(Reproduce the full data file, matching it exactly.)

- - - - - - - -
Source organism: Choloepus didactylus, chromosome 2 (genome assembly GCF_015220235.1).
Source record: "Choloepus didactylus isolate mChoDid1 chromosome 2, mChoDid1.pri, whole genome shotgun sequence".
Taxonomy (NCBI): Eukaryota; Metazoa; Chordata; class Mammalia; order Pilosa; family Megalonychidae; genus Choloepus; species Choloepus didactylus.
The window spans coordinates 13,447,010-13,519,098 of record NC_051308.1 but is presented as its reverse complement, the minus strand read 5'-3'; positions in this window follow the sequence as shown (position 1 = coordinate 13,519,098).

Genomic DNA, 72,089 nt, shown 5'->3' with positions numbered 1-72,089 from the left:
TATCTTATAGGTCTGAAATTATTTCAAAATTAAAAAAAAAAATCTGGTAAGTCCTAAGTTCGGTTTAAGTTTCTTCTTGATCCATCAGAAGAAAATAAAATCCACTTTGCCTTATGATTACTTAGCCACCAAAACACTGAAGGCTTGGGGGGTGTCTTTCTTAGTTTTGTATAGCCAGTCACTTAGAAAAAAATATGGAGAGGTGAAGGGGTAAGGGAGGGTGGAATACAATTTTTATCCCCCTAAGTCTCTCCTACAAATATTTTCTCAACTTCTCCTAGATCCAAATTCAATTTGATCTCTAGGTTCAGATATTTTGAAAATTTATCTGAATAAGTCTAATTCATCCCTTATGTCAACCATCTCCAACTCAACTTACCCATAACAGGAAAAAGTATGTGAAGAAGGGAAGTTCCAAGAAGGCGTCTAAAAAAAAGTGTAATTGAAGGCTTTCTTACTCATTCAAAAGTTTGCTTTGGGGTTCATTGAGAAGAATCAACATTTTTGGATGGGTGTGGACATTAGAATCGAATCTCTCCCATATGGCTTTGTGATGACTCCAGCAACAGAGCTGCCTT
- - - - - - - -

Source organism: Choloepus didactylus, chromosome 2 (genome assembly GCF_015220235.1).
Source record: "Choloepus didactylus isolate mChoDid1 chromosome 2, mChoDid1.pri, whole genome shotgun sequence".
Taxonomy (NCBI): Eukaryota; Metazoa; Chordata; class Mammalia; order Pilosa; family Megalonychidae; genus Choloepus; species Choloepus didactylus.
The window spans coordinates 13,447,010-13,519,098 of record NC_051308.1 but is presented as its reverse complement, the minus strand read 5'-3'; positions in this window follow the sequence as shown (position 1 = coordinate 13,519,098).

Genomic DNA, 72,089 nt, shown 5'->3' with positions numbered 1-72,089 from the left:
TATCTTATAGGTCTGAAATTATTTCAAAATTAAAAAAAAAAATCTGGTAAGTCCTAAGTTCGGTTTAAGTTTCTTCTTGATCCATCAGAAGAAAATAAAATCCACTTTGCCTTATGATTACTTAGCCACCAAAACACTGAAGGCTTGGGGGGTGTCTTTCTTAGTTTTGTATAGCCAGTCACTTAGAAAAAAATATGGAGAGGTGAAGGGGTAAGGGAGGGTGGAATACAATTTTTATCCCCCTAAGTCTCTCCTACAAATATTTTCTCAACTTCTCCTAGATCCAAATTCAATTTGATCTCTAGGTTCAGATATTTTGAAAATTTATCTGAATAAGTCTAATTCATCCCTTATGTCAACCATCTCCAACTCAACTTACCCATAACAGGAAAAAGTATGTGAAGAAGGGAAGTTCCAAGAAGGCGTCTAAAAAAAAGTGTAATTGAAGGCTTTCTTACTCATTCAAAAGTTTGCTTTGGGGTTCATTGAGAAGAATCAACATTTTTGGATGGGTGTGGACATTAGAATCGAATCTCTCCCATATGGCTTTGTGATGACTCCAGCAACAGAGCTGCCTT